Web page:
Time cards, like process can be a good thing. But like process, they should not be viewed as a replacement for judgement. When you move costs associated with time cards from indirect labor to direct labor, it may solve a corporate desire to reduce perceived overhead and indirect labor expenses, but it also creates several new issues and expenses associated with monitoring and controlling those charges. Due to how costs are accounted for in direct versus overhead items, it can also change both the cost profiles, margins and ultimately pricing profiles in the market.

Time cards in the salaried or exempt employee environment can and will change behaviors. Labor resource groups will increase their focus on having cost objects to charge to as opposed to understanding that there is to be expected a certain amount of slack time that they will have. Instead of the labor resource pool manager managing this slack level, time cards in essence transfer this issue to the cost object owners to try and control and manage.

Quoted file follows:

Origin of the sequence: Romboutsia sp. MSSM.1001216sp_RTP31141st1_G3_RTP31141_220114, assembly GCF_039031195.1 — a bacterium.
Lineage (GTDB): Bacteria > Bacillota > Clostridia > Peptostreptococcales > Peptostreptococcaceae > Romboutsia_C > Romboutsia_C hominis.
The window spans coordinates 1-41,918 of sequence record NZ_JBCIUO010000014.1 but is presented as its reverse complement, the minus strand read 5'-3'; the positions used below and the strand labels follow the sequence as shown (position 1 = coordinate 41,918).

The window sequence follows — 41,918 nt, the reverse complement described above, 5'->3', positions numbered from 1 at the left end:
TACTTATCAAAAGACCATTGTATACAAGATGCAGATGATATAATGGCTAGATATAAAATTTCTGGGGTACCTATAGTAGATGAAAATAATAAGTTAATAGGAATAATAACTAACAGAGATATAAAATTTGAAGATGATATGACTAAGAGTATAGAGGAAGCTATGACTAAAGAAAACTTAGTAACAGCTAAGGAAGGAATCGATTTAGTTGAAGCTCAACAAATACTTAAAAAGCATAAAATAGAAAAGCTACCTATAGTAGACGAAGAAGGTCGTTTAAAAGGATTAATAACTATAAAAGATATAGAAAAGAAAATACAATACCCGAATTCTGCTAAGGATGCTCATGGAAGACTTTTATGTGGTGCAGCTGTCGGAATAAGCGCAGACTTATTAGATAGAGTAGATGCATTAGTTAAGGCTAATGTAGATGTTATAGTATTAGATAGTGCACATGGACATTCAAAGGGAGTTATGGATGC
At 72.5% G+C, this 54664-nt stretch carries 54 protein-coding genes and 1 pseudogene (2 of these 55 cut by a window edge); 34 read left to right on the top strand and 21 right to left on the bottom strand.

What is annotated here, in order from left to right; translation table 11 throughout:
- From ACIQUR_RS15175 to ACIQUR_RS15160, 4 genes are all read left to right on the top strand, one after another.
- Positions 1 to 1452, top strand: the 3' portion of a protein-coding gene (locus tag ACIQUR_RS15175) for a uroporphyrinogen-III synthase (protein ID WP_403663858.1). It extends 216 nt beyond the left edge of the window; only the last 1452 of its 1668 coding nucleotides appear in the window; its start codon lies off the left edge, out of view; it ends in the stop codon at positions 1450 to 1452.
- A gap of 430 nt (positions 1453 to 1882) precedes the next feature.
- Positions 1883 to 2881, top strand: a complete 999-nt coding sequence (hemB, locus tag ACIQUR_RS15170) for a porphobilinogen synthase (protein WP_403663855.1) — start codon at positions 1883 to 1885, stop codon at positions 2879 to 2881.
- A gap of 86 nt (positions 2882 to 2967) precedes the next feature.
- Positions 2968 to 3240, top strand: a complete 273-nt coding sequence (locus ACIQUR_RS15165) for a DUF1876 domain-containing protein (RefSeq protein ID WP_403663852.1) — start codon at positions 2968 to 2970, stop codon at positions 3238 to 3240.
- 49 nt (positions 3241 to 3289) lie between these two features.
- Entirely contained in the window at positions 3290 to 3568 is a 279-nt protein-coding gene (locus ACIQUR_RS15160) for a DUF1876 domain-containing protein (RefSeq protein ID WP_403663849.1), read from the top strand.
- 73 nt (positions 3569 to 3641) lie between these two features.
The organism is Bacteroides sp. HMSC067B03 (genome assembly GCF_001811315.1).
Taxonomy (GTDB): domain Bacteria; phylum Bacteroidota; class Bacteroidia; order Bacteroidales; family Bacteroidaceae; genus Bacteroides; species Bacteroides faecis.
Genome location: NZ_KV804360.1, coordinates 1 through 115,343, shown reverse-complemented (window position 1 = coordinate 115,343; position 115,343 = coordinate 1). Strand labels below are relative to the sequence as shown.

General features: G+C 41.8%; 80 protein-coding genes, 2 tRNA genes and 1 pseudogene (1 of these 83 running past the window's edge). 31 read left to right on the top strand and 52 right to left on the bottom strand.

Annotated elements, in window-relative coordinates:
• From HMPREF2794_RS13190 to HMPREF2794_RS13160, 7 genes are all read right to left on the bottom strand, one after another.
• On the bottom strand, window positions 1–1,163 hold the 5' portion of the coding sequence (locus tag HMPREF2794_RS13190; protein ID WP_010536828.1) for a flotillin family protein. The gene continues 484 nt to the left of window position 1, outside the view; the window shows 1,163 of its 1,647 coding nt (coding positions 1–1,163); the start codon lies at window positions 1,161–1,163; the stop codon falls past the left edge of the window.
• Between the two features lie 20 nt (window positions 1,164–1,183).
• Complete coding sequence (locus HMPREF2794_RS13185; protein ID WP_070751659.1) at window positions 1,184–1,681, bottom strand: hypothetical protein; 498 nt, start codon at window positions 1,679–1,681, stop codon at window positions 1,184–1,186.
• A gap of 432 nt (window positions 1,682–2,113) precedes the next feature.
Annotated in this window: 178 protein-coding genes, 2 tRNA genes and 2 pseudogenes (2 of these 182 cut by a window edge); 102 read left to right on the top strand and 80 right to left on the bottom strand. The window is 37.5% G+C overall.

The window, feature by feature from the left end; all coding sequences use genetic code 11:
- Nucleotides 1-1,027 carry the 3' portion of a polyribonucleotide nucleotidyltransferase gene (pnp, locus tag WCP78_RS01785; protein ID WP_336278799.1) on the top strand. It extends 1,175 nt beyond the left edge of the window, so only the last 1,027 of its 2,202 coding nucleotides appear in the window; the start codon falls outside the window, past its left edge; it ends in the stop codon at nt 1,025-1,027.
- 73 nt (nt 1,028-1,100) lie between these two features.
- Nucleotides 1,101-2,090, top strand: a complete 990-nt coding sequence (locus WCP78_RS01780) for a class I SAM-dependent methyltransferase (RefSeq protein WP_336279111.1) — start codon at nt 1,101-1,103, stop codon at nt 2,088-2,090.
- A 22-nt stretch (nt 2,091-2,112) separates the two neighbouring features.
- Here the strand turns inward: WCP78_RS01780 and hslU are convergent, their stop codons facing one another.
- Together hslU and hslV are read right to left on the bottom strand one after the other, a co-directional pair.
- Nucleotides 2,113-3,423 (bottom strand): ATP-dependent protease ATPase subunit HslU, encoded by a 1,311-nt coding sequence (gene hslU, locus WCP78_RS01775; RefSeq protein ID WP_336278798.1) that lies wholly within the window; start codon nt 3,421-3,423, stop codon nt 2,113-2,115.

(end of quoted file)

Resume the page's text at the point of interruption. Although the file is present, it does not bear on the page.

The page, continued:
Time cards for salaried and exempt employees can provide a better level of visibility into how time is spent and what employees are working on. It does however carry with it what is known as “The Observer Effect”.

I always try to sneak a little physics into any discussion.

“Observer effect (physics) In physics, the observer effect is the theory that simply observing a situation or phenomenon necessarily changes that phenomenon. This is often the result of instruments that, by necessity, alter the state of what they measure in some manner.”

As long as business is aware of how behaviors are changed, and what may need to be done to compensate for these changes, there can be value in them. However, without those considerations they can create an entire new set of issues for a business to deal with, and may result in little to no efficiency gains.

The Perfect Metrics